Could Online Learning Put an End to Snow Days?

Could Online Learning Put an End to Snow Days?

For those of us who live in the Northeast — or more recently, the South — it might still be a sensitive subject, especially with several feet of snow still littering the sidewalks. But with all that snow comes much chagrin on the part of administrators: class and school cancellations.


There’s a growing debate among educators about the role that online learning could play in mitigating — or altogether avoiding — school cancelations due to snow, especially when it snows, and snows, and snows. We’ve already seen an increasing number of workplaces who instruct employees to work from home when it snows. Why can’t this also work for higher education?

If only it were that simple. According to a recent online discussion on The New York Times, there are pros and cons to each side.

Follow the Infrastructure
If your school or college already runs an online platform, you may be in prime position to consider a “snow day plan” for professors and teachers to upload lessons and lesson plans so as not to miss a full class, especially if that class only meets once a week. But if all of your courses are on-ground and you have no semblance of an online learning system, this might prove impossible.

Availability Concerns
Moving classes online suggests that all students either own or have access to a computer with dependable high-speed Internet access, especially if students will be expected to watch webinars or live-streamed lessons. Before you decide moving online is the best option, consider who may be left out.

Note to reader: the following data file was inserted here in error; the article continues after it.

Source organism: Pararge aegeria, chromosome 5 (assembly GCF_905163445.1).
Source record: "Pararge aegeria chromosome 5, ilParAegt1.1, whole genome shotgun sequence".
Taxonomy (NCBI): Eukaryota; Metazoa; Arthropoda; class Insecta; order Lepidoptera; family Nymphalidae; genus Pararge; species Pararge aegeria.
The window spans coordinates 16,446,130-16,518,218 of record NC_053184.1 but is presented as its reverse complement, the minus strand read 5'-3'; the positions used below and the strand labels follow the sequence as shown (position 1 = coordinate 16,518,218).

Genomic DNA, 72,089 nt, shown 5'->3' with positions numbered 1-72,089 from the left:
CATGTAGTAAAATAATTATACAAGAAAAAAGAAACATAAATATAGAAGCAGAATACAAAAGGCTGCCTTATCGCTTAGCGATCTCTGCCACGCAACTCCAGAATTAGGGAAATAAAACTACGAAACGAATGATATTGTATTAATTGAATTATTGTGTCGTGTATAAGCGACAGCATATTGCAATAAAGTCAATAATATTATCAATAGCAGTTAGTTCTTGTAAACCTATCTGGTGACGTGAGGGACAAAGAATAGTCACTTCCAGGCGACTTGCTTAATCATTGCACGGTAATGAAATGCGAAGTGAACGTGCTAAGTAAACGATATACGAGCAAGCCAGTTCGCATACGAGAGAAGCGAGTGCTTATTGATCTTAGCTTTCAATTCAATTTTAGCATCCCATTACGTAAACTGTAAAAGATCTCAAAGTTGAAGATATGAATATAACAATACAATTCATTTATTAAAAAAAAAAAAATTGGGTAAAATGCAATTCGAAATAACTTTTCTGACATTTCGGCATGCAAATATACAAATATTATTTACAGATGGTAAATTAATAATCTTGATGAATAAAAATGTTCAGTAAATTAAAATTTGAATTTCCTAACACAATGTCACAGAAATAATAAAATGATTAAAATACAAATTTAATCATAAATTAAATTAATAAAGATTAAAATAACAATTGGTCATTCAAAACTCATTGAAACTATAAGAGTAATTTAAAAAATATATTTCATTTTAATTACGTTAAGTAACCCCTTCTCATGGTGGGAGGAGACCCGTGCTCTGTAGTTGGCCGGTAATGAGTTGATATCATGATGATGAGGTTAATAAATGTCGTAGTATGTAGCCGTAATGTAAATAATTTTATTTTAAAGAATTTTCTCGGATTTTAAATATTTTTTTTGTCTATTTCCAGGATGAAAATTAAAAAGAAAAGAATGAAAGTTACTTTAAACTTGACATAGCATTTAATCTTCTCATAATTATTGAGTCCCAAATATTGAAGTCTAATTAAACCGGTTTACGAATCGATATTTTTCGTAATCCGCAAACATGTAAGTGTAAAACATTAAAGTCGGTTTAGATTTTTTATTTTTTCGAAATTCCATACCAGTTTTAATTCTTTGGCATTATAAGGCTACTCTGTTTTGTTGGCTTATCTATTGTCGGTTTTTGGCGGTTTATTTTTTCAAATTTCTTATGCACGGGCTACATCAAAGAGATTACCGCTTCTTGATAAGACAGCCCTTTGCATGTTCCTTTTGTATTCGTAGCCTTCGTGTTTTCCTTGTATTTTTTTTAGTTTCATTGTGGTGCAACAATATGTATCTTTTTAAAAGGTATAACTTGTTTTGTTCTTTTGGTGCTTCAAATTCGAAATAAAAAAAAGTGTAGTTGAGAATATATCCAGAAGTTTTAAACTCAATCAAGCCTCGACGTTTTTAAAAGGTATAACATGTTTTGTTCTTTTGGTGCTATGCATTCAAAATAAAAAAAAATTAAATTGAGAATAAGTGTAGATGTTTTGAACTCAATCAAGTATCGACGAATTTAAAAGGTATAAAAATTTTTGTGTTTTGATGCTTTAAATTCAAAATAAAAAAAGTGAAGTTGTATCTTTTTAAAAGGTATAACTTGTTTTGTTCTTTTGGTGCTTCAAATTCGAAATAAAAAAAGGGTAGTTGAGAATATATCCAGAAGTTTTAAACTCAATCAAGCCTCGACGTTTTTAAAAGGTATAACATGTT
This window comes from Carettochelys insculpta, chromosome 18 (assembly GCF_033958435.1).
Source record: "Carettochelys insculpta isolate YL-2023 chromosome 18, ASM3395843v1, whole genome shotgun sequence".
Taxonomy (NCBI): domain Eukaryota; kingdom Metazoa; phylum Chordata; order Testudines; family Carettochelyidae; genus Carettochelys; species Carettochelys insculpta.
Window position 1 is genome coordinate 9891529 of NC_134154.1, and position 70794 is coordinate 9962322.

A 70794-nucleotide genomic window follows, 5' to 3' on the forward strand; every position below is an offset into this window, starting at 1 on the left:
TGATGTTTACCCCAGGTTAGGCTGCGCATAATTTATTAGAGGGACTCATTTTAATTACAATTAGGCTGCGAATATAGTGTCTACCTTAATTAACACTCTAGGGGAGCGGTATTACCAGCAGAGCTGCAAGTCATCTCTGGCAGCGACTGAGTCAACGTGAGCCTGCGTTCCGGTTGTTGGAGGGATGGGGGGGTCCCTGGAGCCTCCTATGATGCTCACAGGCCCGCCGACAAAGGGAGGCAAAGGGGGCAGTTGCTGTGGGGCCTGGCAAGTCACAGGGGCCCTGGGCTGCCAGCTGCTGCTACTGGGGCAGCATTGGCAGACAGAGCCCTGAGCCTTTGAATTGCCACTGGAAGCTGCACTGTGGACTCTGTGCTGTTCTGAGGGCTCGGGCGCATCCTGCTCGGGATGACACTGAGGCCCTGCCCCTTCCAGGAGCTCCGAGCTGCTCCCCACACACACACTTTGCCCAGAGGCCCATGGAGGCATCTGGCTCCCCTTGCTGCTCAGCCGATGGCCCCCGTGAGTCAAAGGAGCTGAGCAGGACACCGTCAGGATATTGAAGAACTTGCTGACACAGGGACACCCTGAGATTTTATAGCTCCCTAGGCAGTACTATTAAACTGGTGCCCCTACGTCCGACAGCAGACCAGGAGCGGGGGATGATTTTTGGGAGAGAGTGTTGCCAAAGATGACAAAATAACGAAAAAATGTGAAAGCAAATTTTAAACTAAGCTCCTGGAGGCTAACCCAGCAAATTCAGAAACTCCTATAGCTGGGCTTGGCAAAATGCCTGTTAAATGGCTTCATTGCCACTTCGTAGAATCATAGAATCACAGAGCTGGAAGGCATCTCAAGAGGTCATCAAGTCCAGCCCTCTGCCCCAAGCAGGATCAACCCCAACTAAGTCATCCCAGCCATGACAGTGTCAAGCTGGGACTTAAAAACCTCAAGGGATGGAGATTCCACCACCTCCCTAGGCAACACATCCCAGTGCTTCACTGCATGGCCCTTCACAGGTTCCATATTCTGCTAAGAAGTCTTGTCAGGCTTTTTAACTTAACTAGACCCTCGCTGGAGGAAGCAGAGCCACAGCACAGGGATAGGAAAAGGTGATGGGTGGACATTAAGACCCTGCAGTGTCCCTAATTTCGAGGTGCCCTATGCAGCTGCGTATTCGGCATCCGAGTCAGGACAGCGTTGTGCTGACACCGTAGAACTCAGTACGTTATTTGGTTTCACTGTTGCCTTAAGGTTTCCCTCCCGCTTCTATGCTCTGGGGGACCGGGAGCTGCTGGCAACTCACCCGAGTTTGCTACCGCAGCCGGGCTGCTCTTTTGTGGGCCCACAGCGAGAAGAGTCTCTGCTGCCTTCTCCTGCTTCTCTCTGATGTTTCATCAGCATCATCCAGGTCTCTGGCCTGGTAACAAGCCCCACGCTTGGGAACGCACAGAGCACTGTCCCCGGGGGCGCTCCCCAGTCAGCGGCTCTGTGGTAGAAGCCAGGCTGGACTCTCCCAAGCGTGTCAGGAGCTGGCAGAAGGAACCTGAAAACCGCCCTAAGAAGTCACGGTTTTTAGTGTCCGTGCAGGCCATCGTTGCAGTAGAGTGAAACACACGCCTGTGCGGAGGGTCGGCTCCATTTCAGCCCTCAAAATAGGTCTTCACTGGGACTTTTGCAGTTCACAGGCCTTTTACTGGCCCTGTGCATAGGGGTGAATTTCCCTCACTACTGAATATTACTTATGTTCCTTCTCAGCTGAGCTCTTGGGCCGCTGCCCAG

Let Kids — or Adults — Be Kids
There’s also something to be said for just getting a break every now and then. Sure, students on a snow day might be inclined to hit the slopes or stay in with hot cocoa and movies, but there’s also a good chance they’re using the day to catch up on homework, reading, projects or studying, too. Remember that many hours of learning occurs outside of the classroom, so requiring extra work or lessons could be too much.

At Northeastern University, when snow days are necessary, the school takes a hybrid approach to school cancellations: On-campus classes are canceled, while online classes continue.

Do you think more schools and colleges should skip snow days in favor of online instruction? Do you think the unexpected “snow day” is an important part of student life? Share your thoughts. 


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One comment

  1. Perhaps a compromised approach is ideal for a snow day. I think online learning systems can be really successful if set up and executed properly.

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